So sunshine, exercise, being out in nature, particularly for those who've been cooped up for months now, and we'll continue to work with the Student Wellness Center. Our full Dick's House complement of counselors will be on call for students at all times. Undergraduate advisors are also on call, even though they will also be in quarantine. They are the first line of defense, and they'll be checking in with the students on their floor regularly to make sure people are OK. All of our existing networks of care will be fully operational.
What's something that you do to destress from work or take your mind off the general state of the world right now?
KL: Well, I take pictures of chipmunks, which brings me great joy. I think it’s the dopamine hit. I’ve been doing a lot more art recently, and I've got a little rebounder, which is like a mini trampoline. And so I jump up and down on my trampoline if I'm in a stressful moment, that's a really good way to blow off steam.
I study emotion — that's what I do as a sociologist. And you know, there is a physiological component to emotions, and if you can change the physiology of the feeling, it can actually change your emotional state. So exercise has been really critical because it's been stressful. It's stressful for us. It's stressful for you. And so I jump up and down, I go for a quick walk around Occom Pond. And I try to make sure that I have at least one fun meeting a day, and often, that involves my interactions with students. I mean, they're fun and bring new energy into the conversation and it reminds us why we're all here.
Between your email to students about the recent bear sightings on campus and the somewhat famous chipmunk photography on your Instagram account (@kathryn.j.lively), it seems like you come into contact with a lot of local wildlife. What else do you enjoy about living in a small town in the woods like Hanover?
KL: Some of the things I really enjoyed, particularly during COVID-19, is that there's a lot of wildlife in my backyard on campus. I have chipmunks — I have one that has a tail and one that does not have a tail. And I've been taking lots of pictures, and I've named them. Yesterday my chipmunk was screaming, and I thought, “What are you doing?” because sometimes he does send off alerts when there are so-called intruders in the backyard. Normally, it's a deer, or maybe a squirrel. I thought that's what it was, but I looked out the window, and there's this huge black thing lumbering through the backyard. And all of a sudden, I am the one squawking, and not just the chipmunk, because it was a probably 200-plus-pound black bear, just sort of rambling through the backyard.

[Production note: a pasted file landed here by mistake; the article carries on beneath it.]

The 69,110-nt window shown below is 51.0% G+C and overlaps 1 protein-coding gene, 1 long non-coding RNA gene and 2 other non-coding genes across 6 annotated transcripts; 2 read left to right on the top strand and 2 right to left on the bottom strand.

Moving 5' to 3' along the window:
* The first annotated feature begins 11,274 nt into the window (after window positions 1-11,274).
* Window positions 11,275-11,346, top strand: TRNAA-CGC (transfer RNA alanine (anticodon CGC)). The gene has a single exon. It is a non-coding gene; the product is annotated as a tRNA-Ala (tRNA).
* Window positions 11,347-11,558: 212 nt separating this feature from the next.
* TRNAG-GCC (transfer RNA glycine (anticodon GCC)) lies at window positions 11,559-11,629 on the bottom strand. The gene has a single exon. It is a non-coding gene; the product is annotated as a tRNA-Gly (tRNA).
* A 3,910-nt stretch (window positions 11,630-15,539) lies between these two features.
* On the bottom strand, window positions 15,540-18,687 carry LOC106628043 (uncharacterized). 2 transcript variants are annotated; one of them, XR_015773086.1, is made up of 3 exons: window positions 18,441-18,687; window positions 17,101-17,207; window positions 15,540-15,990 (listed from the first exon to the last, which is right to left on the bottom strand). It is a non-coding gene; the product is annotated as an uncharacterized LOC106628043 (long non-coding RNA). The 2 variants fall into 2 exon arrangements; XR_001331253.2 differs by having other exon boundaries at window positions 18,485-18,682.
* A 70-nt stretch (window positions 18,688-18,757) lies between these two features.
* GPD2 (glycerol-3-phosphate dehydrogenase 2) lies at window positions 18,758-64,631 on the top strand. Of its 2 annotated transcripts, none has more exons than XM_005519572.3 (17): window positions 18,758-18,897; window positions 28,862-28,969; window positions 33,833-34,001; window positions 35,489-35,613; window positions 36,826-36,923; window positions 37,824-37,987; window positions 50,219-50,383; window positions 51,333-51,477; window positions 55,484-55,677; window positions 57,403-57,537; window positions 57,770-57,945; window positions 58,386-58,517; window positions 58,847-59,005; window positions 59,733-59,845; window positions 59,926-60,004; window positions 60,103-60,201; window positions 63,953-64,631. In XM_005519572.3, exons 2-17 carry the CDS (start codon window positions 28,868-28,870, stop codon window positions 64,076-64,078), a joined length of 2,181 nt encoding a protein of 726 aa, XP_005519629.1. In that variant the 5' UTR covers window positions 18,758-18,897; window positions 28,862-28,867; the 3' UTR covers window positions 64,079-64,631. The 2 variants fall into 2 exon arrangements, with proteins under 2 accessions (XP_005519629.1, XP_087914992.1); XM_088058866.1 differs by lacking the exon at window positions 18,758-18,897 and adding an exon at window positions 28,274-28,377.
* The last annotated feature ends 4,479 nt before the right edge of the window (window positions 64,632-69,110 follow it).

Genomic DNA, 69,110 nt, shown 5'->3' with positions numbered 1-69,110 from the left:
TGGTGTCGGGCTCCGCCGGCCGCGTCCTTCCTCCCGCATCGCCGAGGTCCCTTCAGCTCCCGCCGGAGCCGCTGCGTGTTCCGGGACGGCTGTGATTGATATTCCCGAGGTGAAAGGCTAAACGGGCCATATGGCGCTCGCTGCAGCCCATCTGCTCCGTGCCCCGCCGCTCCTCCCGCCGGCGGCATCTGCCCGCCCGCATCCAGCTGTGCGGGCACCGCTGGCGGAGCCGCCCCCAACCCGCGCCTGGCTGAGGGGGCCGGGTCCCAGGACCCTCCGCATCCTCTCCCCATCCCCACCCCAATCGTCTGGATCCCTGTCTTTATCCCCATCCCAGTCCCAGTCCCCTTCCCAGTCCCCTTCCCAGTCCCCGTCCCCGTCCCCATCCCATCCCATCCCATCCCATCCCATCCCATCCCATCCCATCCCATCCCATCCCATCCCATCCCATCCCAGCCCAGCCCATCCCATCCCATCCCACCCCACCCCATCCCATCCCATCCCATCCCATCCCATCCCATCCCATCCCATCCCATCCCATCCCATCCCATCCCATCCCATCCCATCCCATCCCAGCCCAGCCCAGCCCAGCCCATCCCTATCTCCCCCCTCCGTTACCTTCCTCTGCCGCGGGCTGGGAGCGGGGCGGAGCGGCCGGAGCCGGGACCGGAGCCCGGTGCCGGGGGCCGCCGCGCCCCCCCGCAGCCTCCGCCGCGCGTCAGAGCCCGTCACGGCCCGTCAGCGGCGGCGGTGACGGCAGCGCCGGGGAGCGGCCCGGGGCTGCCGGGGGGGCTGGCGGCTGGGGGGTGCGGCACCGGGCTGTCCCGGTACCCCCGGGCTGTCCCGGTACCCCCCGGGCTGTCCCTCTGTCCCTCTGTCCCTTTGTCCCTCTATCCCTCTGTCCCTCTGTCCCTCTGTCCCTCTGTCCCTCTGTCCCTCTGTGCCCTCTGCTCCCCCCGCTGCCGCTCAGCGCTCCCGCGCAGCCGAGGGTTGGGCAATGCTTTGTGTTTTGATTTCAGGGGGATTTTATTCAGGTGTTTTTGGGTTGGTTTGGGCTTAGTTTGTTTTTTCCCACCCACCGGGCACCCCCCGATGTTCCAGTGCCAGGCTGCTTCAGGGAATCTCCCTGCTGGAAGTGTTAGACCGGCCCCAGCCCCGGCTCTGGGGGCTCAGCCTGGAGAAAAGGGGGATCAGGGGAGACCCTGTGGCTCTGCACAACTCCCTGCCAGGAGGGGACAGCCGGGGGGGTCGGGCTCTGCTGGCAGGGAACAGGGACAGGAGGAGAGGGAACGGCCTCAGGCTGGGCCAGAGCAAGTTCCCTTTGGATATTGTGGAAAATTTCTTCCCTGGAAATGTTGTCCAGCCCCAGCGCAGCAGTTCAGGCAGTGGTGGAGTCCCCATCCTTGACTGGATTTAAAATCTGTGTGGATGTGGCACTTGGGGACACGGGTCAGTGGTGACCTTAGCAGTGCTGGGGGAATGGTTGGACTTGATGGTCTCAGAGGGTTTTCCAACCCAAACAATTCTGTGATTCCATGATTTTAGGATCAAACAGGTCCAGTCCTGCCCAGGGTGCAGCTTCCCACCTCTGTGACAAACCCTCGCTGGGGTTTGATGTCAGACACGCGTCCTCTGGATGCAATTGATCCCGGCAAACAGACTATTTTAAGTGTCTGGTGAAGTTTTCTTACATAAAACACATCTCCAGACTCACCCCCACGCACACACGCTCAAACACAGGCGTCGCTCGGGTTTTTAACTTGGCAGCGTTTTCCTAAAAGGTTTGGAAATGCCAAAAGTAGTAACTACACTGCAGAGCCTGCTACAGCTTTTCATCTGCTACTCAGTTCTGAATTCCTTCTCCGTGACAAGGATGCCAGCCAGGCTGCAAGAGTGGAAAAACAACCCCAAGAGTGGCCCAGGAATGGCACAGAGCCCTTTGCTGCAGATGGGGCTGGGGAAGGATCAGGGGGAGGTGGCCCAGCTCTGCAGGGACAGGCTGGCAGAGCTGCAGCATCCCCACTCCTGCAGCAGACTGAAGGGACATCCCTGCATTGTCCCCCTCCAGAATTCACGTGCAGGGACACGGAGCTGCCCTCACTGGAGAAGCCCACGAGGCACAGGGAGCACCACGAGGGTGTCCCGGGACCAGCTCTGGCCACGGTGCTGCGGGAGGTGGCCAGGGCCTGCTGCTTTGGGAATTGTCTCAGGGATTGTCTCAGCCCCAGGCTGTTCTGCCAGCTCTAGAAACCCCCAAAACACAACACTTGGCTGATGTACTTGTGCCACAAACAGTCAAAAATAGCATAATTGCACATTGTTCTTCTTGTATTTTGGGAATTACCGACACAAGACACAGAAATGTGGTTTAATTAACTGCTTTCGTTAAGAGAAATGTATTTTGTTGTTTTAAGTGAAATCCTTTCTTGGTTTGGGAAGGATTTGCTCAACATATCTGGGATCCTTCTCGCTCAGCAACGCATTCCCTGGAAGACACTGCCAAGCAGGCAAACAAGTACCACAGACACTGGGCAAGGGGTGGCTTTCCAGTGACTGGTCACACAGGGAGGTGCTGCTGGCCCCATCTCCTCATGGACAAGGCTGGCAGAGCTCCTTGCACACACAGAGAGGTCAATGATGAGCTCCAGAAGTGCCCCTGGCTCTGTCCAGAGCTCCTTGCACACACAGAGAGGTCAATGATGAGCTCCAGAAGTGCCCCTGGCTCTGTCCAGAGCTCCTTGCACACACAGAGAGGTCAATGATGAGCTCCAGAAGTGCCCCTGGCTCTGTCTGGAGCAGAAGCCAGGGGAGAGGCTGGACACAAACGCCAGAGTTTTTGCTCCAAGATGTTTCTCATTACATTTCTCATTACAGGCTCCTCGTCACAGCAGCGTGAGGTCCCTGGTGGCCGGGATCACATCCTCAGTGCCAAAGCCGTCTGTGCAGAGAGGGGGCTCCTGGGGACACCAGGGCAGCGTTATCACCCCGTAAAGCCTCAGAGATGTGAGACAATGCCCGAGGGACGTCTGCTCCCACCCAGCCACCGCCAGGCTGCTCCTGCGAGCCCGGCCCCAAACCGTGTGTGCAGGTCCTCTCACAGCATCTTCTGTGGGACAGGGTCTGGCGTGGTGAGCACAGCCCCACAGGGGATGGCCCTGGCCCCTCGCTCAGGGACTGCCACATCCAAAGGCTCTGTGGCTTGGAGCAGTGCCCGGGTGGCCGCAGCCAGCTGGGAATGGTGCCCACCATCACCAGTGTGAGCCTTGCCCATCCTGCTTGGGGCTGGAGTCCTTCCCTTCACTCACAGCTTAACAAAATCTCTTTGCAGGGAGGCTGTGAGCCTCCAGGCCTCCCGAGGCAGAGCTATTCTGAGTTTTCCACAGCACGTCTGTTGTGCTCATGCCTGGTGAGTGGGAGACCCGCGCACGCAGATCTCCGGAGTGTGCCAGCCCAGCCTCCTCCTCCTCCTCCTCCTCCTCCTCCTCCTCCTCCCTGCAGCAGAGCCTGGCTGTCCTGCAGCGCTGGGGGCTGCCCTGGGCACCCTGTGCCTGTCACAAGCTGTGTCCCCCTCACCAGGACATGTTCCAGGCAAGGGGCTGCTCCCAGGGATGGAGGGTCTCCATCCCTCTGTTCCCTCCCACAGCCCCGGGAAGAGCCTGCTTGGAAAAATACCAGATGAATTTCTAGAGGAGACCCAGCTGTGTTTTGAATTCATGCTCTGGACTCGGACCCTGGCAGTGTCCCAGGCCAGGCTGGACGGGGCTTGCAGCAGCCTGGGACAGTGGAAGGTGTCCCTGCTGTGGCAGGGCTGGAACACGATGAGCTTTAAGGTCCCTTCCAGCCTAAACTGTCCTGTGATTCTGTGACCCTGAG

One of the things that I really tuned into this year, because I've been home more and I don't have to commute, I have time to go for walks in the morning, and it's been really beautiful to watch the season unfold in slow motion. I'm really struck by the plant life that I had never noticed before, and noticing the goldfish in Occom Pond that I didn't realize were there after 18 years of living here. I'm getting much more in tune with nature, because the campus is frankly deserted. And so I've been noticing the reflections in the windows and the buildings and thinking about how beautiful campus is and really trying to see it through new eyes in this sort of unique moment in Dartmouth's history.
Everyone has their own reasons for loving Dartmouth. What are yours?
KL: When I first came here 19 years ago, I honestly looked around and I thought, “Oh my God. This place is so tiny. It's in the middle of nowhere. This will be a great three-year gig, a great stepping stone.” And the longer I stayed, my colleagues at other institutions were like, “What would it take to get you out of there?” And I was like, “I don't know.” The students are awesome. My colleagues are amazing. It's beautiful. The energy that comes when the students return is palpable and so invigorating. As a faculty member, I get to study really whatever I want. No one's telling me you've got to teach “intro to this” or something, so I've got a tremendous amount of freedom.
And the students are just so smart and so insightful. I was a house professor for four years before I became a dean. And once I really got to interact with students outside of the classroom, I realized how multifaceted students are, how busy they are and how much they've got going on, it's just been super inspiring. Now, I tend to be working with student leaders and trying in a way to represent the student body because I see my role as an advocate, and I am the person who's trying to champion the student perspective to senior administrators. It's hard without sounding like I'm making it up, but it's hard to express how impressive the Dartmouth students are in terms of their creativity, their passion, their commitment to the community and their commitment to each other.
What is something that you think most students would be surprised to learn about you?
KL: I've said this before to some limited groups of students, but maybe this'll be inspiring to the ’24s. I applied to Dartmouth for undergraduate admittance, and I did not get in. So all of you are already one step ahead of me, but the moral of the story is, I got here eventually. I think it's an important reminder that even if at first you don't succeed, try and try again. It's an important lesson. If you try for something that might be considered a stretch goal, depending on who you are or what you’ve got going on, just because it doesn't work out for you the first time, there are always second chances, and sometimes those chances might actually be better than what you had originally intended.
What advice would you give to members of the Class of 2024 as they begin their experience at Dartmouth?
KL: My advice would be to find whatever you're passionate about and really dedicate yourself to that thing. To build the connections, whatever you can, and cling to those to get through these difficult and challenging moments. To take care of yourself, to remember to be patient with yourself and others. And vote! Get involved.
I think everyone is unhappy about something right now, whether it's COVID or whatever, and there are so many problems in the world right now, but there are also opportunities. For the Class of 2024, they've lost their high school graduation and their transition into college is going to be strange or different, but it's their experience. It is their experience — make the most of it and try to figure out what they can do to make it better, and then do that.
This interview has been edited and condensed for clarity and length.